Film Score: Adam Schlesinger Cinematography: Xavier Grobet
Starring: Hugh Grant, Drew Barrymore, Brad Garrett and Kristen Johnston
Music and Lyrics also features a long-in-the-tooth Hugh Grant, already forty-seven at the time the film was released trying to work out a relationship with the thirty-two year old Barrymore. His days as a lead in a romantic comedy should have been over, but director Marc Lawrence makes it work for him, just barely. All of the leads are good, and aided by a nice comedic bit part from Aasif Mandvi. What isn’t just good, however, but great, is the soundtrack. Not only are the eighties throwbacks spot on, but the modern songs ring true as well. The centerpiece of the film is the song “Way Back Into Love” which Grant and Barrymore write, and composer Adam Schlesinger does a terrific job with a simplistic melody and lyrics to create something that genuinely pulls in listeners of all ages. In fact, all of the composers should be commended, as the soundtrack album itself went to number sixty-three on the album charts. There are only two films which boast songwriting for a specific period that are as good, the first is The Idolmaker, which emulates the pre-Beatles early sixties to perfection. The other is Tom Hanks’ early-Beatles, mid-sixties era That Thing You Do. The soundtrack to this film deserves to stand among those as one of the great homages to a musical era ever put on film.
The film begins with an absolutely stunning recreation of an eighties video, complete with synthesized music and lame story line, just the way they did it in the mid-eighties. Hugh Grant plays the has-been keyboard player from the group Pop. His partner in the group has gone on to major success while Grant has been left behind. His manager, Brad Garrett, does his best to get him work but it’s slim pickings for forgotten eighties bands. It turns out, however, that one of the current teen singing idols, Haley Bennett, wants to meet with him and Garrett has a good feeling about it. Meanwhile, Drew Barrymore shows up as a ditz who is replacing Grant’s usually plant-waterer, but after she accidentally pricks her finger on a cactus she winds up leaving in a rush. That evening, when Bennett meets with Grant she wants to commission a song from him. At first he’s enthused to rework one of his old chestnuts, but she wants something new, something fresh, and that puts Grant into a panic. He wrote the music for Pop, but has no idea how to write lyrics. Garrett puts him in touch with lyricist Jason Antoon who has the grimmest outlook imaginable, and while Grant is trying to steer him toward something more suitable for the title Bennett has given him, “Way Back Into Love,” Barrymore throws something out unconsciously while she’s watering the plants that Grant loves. With the pressure on, he ditches Antoon and decides to get Barrymore to write his lyrics. And that’s where the romcom nightmare begins.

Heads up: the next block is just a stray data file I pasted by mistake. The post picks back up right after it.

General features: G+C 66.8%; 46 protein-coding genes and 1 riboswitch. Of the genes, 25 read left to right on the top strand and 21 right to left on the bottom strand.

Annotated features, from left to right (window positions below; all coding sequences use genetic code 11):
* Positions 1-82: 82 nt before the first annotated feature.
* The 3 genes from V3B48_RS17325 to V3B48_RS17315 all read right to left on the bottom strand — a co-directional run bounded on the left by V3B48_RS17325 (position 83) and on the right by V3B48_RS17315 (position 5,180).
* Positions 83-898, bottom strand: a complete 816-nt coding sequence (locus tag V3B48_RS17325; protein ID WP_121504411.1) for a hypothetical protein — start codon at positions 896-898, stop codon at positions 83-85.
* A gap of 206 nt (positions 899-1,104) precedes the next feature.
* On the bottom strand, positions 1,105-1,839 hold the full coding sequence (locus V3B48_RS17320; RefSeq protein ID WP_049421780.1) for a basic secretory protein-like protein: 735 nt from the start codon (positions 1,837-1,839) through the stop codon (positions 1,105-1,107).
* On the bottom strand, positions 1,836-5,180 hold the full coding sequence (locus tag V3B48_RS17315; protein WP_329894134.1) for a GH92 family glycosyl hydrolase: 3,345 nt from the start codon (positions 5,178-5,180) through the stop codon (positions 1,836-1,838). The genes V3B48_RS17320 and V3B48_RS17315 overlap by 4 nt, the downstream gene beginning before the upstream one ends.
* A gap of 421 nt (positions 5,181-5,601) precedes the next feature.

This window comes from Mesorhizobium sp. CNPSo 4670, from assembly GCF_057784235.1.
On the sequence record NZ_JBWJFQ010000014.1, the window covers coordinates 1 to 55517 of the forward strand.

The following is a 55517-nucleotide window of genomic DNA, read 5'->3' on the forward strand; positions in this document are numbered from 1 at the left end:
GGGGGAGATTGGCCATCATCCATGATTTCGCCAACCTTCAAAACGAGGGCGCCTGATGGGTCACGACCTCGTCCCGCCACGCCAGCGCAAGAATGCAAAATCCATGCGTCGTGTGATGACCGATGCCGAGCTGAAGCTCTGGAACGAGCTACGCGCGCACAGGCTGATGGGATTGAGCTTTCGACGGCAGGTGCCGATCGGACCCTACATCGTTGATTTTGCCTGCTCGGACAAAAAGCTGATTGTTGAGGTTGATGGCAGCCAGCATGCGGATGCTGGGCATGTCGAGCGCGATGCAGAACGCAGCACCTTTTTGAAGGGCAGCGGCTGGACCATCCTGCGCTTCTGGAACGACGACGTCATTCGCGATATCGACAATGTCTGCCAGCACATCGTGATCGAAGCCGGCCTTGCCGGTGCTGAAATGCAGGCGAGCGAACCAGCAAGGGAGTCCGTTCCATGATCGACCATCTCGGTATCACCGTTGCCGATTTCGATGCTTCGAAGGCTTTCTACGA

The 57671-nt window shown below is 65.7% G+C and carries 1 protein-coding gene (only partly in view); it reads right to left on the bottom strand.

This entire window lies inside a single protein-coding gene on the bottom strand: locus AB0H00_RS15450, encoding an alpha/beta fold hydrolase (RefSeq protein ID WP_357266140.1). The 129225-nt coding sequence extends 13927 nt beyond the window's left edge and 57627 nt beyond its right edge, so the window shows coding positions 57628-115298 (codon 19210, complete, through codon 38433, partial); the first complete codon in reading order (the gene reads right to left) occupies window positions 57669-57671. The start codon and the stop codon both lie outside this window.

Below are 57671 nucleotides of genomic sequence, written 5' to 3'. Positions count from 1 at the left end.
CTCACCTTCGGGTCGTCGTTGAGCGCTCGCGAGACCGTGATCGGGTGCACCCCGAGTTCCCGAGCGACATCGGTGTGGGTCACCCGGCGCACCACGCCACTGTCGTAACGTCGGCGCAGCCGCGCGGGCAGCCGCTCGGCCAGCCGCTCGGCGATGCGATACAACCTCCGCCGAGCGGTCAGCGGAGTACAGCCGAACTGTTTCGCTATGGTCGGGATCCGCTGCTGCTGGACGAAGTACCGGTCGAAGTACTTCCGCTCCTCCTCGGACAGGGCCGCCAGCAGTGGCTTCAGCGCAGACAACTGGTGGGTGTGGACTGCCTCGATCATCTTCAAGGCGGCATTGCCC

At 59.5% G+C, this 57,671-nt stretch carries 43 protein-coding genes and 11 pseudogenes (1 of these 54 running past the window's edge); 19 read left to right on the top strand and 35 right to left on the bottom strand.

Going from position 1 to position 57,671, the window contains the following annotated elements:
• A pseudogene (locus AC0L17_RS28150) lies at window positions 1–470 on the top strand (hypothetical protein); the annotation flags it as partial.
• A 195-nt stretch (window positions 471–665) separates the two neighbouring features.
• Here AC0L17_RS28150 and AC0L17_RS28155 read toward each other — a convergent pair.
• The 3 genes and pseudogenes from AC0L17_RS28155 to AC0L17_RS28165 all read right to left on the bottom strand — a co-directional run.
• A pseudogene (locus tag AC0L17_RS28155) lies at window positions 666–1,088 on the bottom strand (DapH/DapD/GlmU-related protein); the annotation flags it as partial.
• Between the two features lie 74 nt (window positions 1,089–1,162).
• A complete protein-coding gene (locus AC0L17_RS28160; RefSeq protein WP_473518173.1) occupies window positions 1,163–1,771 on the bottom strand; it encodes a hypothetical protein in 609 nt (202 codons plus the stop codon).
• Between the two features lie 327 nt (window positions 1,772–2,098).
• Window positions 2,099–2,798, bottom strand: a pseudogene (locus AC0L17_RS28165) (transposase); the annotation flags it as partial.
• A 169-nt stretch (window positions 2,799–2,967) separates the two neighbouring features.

It turns out that Barrymore is a writer, but only when she’s in the mood. And that, it seems, is not an easy task. She’s been traumatized by a past relationship with a college English professor who has written a Lolita-esque book about his relationship with her. She also has a sister, Kristen Johnston, who runs a diet program business and has a massive crush on Grant. They only have a week to write the song and, to top things off, they wind up in bed together, which complicates the already complicated even further. While there are certain aspects of the film that are difficult to swallow--the whole Lolita relationship is the worst, and almost painful to watch--one fact is undeniable, and that is that Marc Lawrence’s screenplay saves the day. He had worked with Grant previously on Two Weeks Notice, as well as later on the middle-age romcom The Rewrite, and has a real handle on the dry and self-deprecating humor of the actor, so much so that the writing is almost solely worth watching the film for. The technical side of the film is also impressive. In addition to the wonderful soundtrack, the set design is tremendous. Not only the New York apartment scenes, but the concert and the L.A. studio sets are perfect. Lawrence and his cinematographer Xavier Grobet come up with interesting shot selection and lighting throughout. But at the end of the day it the inspirational nature of the story line that is undeniable. Music and Lyrics is one of those improbable films that shouldn’t really work, but succeeds beyond the audience’s wildest expectations. It’s that good.